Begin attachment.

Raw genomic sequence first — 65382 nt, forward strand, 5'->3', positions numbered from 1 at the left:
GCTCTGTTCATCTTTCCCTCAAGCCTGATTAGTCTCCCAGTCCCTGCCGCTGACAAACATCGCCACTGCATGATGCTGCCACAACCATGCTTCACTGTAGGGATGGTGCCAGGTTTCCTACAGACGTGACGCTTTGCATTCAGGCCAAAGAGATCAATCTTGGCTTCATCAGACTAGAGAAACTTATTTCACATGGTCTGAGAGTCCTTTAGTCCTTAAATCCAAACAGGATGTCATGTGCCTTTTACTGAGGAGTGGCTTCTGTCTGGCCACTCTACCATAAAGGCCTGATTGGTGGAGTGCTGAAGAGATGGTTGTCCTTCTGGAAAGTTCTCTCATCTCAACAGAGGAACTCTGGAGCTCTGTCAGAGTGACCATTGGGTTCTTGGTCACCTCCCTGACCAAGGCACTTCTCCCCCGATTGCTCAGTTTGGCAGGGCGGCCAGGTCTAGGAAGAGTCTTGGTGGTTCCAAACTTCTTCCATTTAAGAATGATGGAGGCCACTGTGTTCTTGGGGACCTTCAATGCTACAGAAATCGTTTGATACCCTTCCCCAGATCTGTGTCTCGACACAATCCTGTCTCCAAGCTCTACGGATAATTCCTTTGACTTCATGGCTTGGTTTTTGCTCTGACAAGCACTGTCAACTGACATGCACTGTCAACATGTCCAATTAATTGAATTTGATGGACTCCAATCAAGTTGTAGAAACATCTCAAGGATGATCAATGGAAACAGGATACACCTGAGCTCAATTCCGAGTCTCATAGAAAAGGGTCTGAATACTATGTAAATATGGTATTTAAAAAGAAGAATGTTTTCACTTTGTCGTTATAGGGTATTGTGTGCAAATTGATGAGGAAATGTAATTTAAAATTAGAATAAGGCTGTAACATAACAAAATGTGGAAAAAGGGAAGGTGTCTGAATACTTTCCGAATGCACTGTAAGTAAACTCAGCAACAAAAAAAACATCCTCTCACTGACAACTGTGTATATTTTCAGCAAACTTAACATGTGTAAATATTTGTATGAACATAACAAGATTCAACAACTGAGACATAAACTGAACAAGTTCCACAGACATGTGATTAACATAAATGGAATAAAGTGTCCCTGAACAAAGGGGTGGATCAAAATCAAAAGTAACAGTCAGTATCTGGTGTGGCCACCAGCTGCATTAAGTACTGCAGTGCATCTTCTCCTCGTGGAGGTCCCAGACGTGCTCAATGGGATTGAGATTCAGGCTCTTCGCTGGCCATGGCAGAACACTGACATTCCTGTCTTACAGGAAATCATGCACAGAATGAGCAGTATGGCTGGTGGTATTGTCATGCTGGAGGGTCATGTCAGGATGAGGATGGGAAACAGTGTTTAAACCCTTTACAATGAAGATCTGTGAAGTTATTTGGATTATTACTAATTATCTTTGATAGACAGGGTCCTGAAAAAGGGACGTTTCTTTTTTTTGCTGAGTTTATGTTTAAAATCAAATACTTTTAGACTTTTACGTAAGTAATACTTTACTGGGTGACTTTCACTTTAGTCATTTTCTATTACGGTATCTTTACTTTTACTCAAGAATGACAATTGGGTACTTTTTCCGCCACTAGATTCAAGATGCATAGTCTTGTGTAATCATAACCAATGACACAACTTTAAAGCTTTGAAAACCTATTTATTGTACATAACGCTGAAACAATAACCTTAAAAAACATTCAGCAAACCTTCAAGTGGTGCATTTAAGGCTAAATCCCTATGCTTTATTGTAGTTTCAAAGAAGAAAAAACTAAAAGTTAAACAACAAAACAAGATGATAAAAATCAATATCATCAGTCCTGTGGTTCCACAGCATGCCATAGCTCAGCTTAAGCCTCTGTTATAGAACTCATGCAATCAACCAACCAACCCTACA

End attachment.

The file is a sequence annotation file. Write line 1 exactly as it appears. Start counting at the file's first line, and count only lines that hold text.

Raw genomic sequence first — 65382 nt, forward strand, 5'->3', positions numbered from 1 at the left: